Last month I had to put together a demo of Chef automating Windows Servers. Being a Unix guy for all of my professional career, I have had no experience with Windows Servers. So here I was, with what seemed like an impossible task, to put together a demo with something I know relatively well (Chef) and something I know nothing about (Windows Server).

When I was thinking about where I'd get a Windows Server from, I started to think, why not use a service that's specialized in running infrastructure, something like Amazon Web Services. Sure enough, within a mere hour, I had a Windows Server up and running and a Chef converge against Hosted Chef, installing the IIS cookbook on the box.

The demo went over well. Being able to demonstrate Chef automating a Windows environment helped solidify it's usage for both Linux and Windows automation. Then I got my AWS bill...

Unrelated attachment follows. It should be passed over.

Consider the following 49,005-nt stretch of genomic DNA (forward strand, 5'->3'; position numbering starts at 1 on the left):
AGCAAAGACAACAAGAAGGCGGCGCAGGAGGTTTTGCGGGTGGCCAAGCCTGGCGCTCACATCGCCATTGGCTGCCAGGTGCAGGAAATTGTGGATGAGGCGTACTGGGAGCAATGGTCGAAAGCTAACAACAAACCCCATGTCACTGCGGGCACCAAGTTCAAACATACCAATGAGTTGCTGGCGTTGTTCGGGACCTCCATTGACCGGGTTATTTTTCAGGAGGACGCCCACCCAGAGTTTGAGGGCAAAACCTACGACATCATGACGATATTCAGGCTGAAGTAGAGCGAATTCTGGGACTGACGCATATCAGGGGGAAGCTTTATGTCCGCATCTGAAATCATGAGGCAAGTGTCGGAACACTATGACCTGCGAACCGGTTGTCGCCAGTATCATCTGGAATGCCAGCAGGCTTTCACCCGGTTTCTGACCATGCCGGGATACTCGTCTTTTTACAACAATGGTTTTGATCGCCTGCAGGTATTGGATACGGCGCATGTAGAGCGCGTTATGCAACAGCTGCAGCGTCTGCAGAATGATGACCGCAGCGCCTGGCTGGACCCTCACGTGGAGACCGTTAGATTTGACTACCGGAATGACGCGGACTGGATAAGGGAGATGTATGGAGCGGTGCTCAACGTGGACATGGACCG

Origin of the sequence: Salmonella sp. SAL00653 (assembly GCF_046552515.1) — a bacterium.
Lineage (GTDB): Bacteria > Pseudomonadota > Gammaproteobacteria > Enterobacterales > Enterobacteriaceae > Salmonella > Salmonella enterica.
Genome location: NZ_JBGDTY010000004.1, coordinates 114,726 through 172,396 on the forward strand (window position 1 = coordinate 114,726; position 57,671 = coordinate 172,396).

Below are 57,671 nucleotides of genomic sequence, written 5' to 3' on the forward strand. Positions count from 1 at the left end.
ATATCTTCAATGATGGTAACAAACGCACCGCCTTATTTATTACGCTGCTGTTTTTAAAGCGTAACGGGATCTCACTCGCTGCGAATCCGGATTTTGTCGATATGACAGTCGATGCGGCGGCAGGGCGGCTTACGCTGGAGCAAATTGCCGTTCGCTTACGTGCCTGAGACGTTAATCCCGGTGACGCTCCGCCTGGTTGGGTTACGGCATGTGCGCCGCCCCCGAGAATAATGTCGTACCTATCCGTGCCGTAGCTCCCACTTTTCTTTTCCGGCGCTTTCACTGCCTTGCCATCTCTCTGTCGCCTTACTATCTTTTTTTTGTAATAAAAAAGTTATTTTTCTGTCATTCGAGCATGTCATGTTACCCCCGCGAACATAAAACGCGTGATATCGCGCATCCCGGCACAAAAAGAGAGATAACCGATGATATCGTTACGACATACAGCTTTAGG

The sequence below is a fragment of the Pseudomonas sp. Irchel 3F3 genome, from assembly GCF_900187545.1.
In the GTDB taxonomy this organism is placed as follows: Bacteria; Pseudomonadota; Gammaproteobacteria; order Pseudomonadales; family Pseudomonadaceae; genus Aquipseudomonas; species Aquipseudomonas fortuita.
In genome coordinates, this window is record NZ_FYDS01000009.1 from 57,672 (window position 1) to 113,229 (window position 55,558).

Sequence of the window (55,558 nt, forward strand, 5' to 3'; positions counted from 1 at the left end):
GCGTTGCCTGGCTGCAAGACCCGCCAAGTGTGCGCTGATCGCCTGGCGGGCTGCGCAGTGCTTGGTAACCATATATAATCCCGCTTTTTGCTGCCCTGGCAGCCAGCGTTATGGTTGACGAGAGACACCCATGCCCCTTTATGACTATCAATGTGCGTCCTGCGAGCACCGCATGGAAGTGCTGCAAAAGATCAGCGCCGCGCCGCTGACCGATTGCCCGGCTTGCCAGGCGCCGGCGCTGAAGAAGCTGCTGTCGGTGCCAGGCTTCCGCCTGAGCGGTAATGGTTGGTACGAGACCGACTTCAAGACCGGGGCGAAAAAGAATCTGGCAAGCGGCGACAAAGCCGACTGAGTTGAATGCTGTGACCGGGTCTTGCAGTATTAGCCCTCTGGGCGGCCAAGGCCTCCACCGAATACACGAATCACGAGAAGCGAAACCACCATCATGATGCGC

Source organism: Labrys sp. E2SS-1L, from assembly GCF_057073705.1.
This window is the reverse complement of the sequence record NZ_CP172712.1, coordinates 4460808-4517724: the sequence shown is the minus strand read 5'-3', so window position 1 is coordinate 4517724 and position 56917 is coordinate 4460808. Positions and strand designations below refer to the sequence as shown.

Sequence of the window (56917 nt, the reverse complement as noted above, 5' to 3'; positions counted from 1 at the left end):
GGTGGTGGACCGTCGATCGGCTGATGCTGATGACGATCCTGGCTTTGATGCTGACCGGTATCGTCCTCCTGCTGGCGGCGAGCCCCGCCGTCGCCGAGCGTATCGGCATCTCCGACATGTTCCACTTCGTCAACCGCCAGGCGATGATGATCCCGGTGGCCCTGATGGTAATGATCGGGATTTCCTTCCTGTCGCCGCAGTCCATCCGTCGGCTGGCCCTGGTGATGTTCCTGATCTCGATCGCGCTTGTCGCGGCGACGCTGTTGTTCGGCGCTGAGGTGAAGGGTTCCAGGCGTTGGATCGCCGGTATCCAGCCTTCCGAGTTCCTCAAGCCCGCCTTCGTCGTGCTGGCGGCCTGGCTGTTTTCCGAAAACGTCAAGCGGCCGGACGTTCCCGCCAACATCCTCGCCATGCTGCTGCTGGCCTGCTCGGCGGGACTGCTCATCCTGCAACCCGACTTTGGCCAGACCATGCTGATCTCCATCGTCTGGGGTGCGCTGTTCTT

AWS Billing Summary

That's the power of AWS. With one hour and one dollar, a person with no knowledge of Windows and AWS, could have a server up and running and converging against Hosted Chef.

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Arthur Maltson



Random (Tech) Thoughts

Personal, mostly non-technical blog of Arthur Maltson. I'll be posting random thoughts about tech, politics, science, culture, and so forth, here.

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